I’ve been wrestling with the topic of ‘indifference’ all week.
What does it mean? What is its significance? And, what have I been indifferent to?
By popular definition, indifference denotes the lack of interest, concern, or feelings.
More simply put: “I don’t care.”
There are many things that I care about, and those that I don’t. I care about my family, my health, my colleagues, my clients, my country, the future state of the world, etc.
I didn’t care about Trump’s presidency. I didn’t care about who won which Oscar awards. And I certainly didn’t care about sexual assault of girls in India – not until what happened last week in Bhubaneswar, the ancient city of temples in the state of Odisha.
Honestly, I was indifferent to the myriad of social issues in the world, and sexual assault is no exception. But I was challenged to confront that indifference at the Kalinga Fellowship – a 5-day programme jointly organised by BRIDGE and our partners in India, where around 100 participants from India and around the world representing stakeholders in the ecosystem gathered to tackle a challenging issue: “How might government, business, NGO’s and the civil society work together to create ZERO TOLERANCE to sexual assaults on girls in the state of Odisha?”
Being physically in India certainly made a difference. It’s impossible to remain indifferent after hearing the brutality and inhumane acts directly from victims and survivors of sexual assault. It brought to life, the dramas and stories depicted in the movies – right in my face. I felt disgusted, disturbed, and dismayed.
Undoubtedly, there had been some re-wiring of neurons. I simply cannot see the world in the same way before I arrived at Bhubaneswar again. Not ever. At one point, after learning about (from Dr. Sunitha Krishnan, a social activist and survivor of sex trafficking) how young victims of sex trafficking were beaten and tortured to learn a new body language so as to attract and please clients, I found it deeply uncomfortable when watching the seductive dance moves performed by tribal students.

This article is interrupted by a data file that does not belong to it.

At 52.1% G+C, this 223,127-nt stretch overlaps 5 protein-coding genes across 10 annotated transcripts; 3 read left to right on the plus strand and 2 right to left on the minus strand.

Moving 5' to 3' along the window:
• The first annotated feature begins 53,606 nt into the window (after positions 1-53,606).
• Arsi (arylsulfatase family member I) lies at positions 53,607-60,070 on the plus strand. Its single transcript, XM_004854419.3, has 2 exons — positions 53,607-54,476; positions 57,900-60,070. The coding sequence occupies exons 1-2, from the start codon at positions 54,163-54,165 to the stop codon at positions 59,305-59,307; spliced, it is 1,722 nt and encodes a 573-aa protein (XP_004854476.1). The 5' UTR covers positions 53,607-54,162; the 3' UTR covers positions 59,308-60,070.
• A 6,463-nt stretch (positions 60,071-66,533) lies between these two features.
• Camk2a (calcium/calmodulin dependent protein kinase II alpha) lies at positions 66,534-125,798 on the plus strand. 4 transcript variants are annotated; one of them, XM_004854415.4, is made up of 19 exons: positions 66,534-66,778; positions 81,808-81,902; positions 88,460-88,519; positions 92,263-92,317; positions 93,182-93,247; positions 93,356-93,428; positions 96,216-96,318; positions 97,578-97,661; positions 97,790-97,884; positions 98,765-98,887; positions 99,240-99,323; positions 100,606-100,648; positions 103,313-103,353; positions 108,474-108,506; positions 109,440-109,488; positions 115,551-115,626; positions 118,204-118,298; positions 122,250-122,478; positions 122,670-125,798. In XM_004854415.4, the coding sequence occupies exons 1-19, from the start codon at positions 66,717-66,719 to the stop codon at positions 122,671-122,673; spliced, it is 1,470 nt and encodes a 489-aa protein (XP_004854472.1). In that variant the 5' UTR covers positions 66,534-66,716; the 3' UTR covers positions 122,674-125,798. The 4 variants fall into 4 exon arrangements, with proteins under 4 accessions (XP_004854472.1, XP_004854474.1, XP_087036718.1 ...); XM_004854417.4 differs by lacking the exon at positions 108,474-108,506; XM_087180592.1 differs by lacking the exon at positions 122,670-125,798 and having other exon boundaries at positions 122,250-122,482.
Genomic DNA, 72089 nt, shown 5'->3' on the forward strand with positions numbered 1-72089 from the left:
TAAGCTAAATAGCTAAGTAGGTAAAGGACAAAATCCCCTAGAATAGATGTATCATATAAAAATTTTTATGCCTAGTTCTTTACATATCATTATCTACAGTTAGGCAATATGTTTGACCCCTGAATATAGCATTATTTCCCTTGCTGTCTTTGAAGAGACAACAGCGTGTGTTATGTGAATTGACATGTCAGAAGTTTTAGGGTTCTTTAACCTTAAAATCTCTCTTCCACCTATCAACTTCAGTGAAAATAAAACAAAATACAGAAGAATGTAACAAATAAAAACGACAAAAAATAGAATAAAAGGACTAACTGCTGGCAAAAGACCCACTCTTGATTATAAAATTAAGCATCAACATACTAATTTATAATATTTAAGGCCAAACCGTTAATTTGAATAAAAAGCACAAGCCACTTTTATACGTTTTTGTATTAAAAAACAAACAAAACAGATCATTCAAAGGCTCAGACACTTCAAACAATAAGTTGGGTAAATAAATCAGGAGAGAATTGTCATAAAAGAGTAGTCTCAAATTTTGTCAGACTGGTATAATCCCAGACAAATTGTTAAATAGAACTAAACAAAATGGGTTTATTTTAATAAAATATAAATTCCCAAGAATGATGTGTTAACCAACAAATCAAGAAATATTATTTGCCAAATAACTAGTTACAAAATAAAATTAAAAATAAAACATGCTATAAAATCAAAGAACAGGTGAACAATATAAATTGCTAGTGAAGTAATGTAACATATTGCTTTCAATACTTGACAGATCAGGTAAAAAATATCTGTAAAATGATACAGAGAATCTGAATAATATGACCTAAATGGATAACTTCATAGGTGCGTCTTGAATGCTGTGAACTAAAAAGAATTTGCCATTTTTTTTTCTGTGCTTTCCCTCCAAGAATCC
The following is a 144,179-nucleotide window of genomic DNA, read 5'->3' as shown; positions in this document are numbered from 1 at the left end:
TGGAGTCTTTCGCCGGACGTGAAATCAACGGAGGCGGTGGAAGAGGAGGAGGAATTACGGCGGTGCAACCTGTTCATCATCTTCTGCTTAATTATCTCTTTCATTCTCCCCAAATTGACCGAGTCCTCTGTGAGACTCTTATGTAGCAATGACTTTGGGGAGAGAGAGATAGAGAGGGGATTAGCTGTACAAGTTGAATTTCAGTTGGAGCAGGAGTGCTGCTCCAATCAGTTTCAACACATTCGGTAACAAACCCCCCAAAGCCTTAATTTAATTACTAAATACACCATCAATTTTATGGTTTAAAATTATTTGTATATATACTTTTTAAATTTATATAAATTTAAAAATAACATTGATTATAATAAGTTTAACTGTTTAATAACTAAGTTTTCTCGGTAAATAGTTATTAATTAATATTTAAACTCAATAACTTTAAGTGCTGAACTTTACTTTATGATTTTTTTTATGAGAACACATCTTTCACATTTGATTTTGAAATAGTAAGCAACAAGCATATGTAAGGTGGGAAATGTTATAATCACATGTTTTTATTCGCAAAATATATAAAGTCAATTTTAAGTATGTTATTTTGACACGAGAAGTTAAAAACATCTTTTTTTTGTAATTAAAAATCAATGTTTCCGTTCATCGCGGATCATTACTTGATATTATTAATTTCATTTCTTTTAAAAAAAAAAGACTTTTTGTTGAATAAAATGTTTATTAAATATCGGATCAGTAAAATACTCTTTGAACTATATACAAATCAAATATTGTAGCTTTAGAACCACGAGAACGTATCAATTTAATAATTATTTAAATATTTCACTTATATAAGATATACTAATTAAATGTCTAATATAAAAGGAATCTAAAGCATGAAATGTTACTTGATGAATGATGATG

Immersing in the stark reality of this issue not only altered my mind, but made a profound difference to my indifference. Deep in my heart, I’m beginning the feel the pain, the angst, and the quest for justice. I swore never to be silent, and am reminded of the words of Elie Wiesel:
I swore never to be silent whenever and wherever human beings endure suffering and humiliation. We must always take sides. Neutrality helps the oppressor, never the victim. Silence encourages the tormentor, never the tormented.
I’m done with being indifferent. And I’m not alone.
Margaret Meade once said: “Never underestimate the power of a few committed people to change the world. Indeed, it is the only thing that ever has.” I’m convinced that an extraordinary force for good had been unleashed this week. A force that will help reduce the incidents of sexual assault and create a safer and humane world.
I’m extremely touched and inspired by the collective and individual commitments made by fellows of the Kalinga Fellowship, and hopeful that this week had sparked off a flame that will carry the message across India and beyond in the months and years to come.
And if George Bernard Shaw was right when he said “Indifference is the essence of inhumanity,” than perhaps, a profound insight had just emerged here.
Making a difference on indifference might be an essential step towards bringing more humanity into the world. What do you think?
Now, you might not be concerned with sexual assault of girls in Odisha or India or anywhere in the world.
What are you indifferent to? What might you want to consider caring about?
Whatever it is, there is always something you can do.
I am only one,
But still I am one.
I cannot do everything,
But still I can do something;
And because I cannot do everything
I will not refuse to do the something that I can do.
~ Edward Everett Hale